Teachers’ views on what makes a good personal statement can be very different from those of Russell Group university admissions tutors, meaning many young people may not be receiving the advice and guidance they need, according to Making a statement, a new research brief published today by the Sutton Trust.
Today’s report by Dr Steven Jones of the University of Manchester includes an evaluation of ‘Academic Apprentices’, a programme run for the Sutton Trust by the HE Access Network that helps students from low-income backgrounds with their personal statements by getting them to engage in tailored wider reading and academic activities beyond the A-level syllabus.
Previous Sutton Trust research by Dr Jones suggested that the persistent access gap in higher education, where applicants from state schools with the same grades as their privately-educated peers are a third less likely to gain an offer from a leading university, may be related to personal statements. His 2012 research found that differences in the quality of personal statements reflected inferior support rather than academic ability and that an applicant’s school type was a key predictor of quality.
Today’s report is about state-educated students who received professional help with their personal statement as part of the ‘Academic Apprentices’ programme. All 27 of the students received at least one offer from a Russell Group university compared to fewer than three-quarters of students in a control group. To understand why the intervention made such a difference to these students’ chances of success, each of their statements was read by a schoolteacher and a Russell Group admissions tutor who graded them according to whether they felt it would increase or decrease the likelihood that the applicant would be offered a place.
Less than a quarter of the 44 students’ personal statements were awarded the same grade by both teacher and admissions tutor: 20 statements were one grade different, 13 statements were two grades different and one statement was three grades different.
Commenting on the same extract from one student’s personal statement, the teacher thought it “showed clear enthusiasm for Law” whilst the admissions tutor found it have an “empty opening statement” and noted that its “weak attempt to definite Law wastes space and provides no useful information about the applicant”.
The comparison suggests that the advice and guidance that some young people receive at school when composing their personal statement may not reflect the content and style expected by admissions tutors. Those from more advantaged educational backgrounds are more likely to receive higher quality support and to be able to draw on more relevant forms of social and cultural capital.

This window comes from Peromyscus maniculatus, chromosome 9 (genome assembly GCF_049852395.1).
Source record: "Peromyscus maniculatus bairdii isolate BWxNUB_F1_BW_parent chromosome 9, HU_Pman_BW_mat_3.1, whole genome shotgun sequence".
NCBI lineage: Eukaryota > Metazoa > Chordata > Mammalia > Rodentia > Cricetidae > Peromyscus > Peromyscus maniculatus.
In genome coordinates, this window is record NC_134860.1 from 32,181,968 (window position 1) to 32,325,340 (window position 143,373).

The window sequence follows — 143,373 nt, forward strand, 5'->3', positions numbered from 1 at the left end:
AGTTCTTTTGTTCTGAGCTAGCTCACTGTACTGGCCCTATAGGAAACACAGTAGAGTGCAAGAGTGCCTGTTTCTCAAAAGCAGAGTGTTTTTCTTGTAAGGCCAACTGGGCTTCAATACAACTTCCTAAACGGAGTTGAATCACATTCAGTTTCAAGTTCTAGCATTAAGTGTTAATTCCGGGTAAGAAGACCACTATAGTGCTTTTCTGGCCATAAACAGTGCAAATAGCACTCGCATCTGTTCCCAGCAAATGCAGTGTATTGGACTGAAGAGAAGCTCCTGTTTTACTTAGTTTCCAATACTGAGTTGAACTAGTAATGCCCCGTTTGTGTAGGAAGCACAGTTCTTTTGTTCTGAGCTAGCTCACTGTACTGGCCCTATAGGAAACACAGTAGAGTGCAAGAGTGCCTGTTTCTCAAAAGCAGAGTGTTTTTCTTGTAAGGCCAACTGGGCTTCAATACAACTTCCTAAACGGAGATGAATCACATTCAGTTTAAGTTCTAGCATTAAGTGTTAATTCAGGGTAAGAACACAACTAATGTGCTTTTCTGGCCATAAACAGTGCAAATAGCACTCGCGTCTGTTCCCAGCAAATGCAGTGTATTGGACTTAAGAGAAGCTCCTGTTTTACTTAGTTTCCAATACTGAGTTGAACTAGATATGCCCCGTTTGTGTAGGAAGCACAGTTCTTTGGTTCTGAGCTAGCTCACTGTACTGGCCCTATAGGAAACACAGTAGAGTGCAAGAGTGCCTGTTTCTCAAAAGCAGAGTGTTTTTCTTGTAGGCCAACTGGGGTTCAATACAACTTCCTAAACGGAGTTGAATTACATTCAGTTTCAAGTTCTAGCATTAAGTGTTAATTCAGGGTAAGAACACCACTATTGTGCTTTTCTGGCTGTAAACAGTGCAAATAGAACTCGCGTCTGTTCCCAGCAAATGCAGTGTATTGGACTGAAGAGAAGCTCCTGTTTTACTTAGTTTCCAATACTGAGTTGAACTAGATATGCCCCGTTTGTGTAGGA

To level the playing field, the research brief is recommending that:
- Universities should be more transparent about how specific departments use and evaluate personal statements. This should include publishing criteria for evaluating personal statements. Such information should be shared widely, and effectively, with applicants, schools and parents.
- This research shows that sections of detailed analysis and reflection are highly valued by academics. Schools should support applicants in providing a process to undertake and reflect upon academic enrichment activities.
- Schools and colleges need to improve the quality of staff training to ensure that key messages – such as the need to emphasize academic suitability – are consistent and based on up to date guidelines.
- Both universities and UCAS should consider whether the current free form personal statement format could be improved to ensure it is a useful and fair indicator of an applicant’s potential.
Sir Peter Lampl, Chairman of the Sutton Trust and of the Education Endowment Foundation, said today: “Today’s research shows how important it is that students get good advice about their personal statements, which are a key part of the application process to universities. The views of teachers and admissions tutors can be a world apart, so it is vital we ensure teachers, students and parents are well informed about what universities want in the statements.”
Dr Steven Jones, author of the research brief, said today: “The advice and guidance that some young people receive at school when composing their personal statement may not reflect the content and style expected by admissions tutors at the UK’s most selective universities. Interventions such as the Academic Apprenticeship suggest that it is possible to level the playing field for personal statements but that applicants need to be given a structured programme of advice that emphasises academic suitability.”
NOTES TO EDITORS
1. The Sutton Trust is a foundation set up in 1997, dedicated to improving social mobility through education. It has published over 160 research studies and funded and evaluated programmes that have helped hundreds of thousands of young people of all ages, from early years through to access to the professions.
2. The HE Access Network (HEAN) is a not-for-profit organisation that designs and delivers programmes proven to improve university offer rates and close the Access Gap. They create programmes for students, teachers and mentors which focus on ensuring that pupils across the country can make outstanding applications.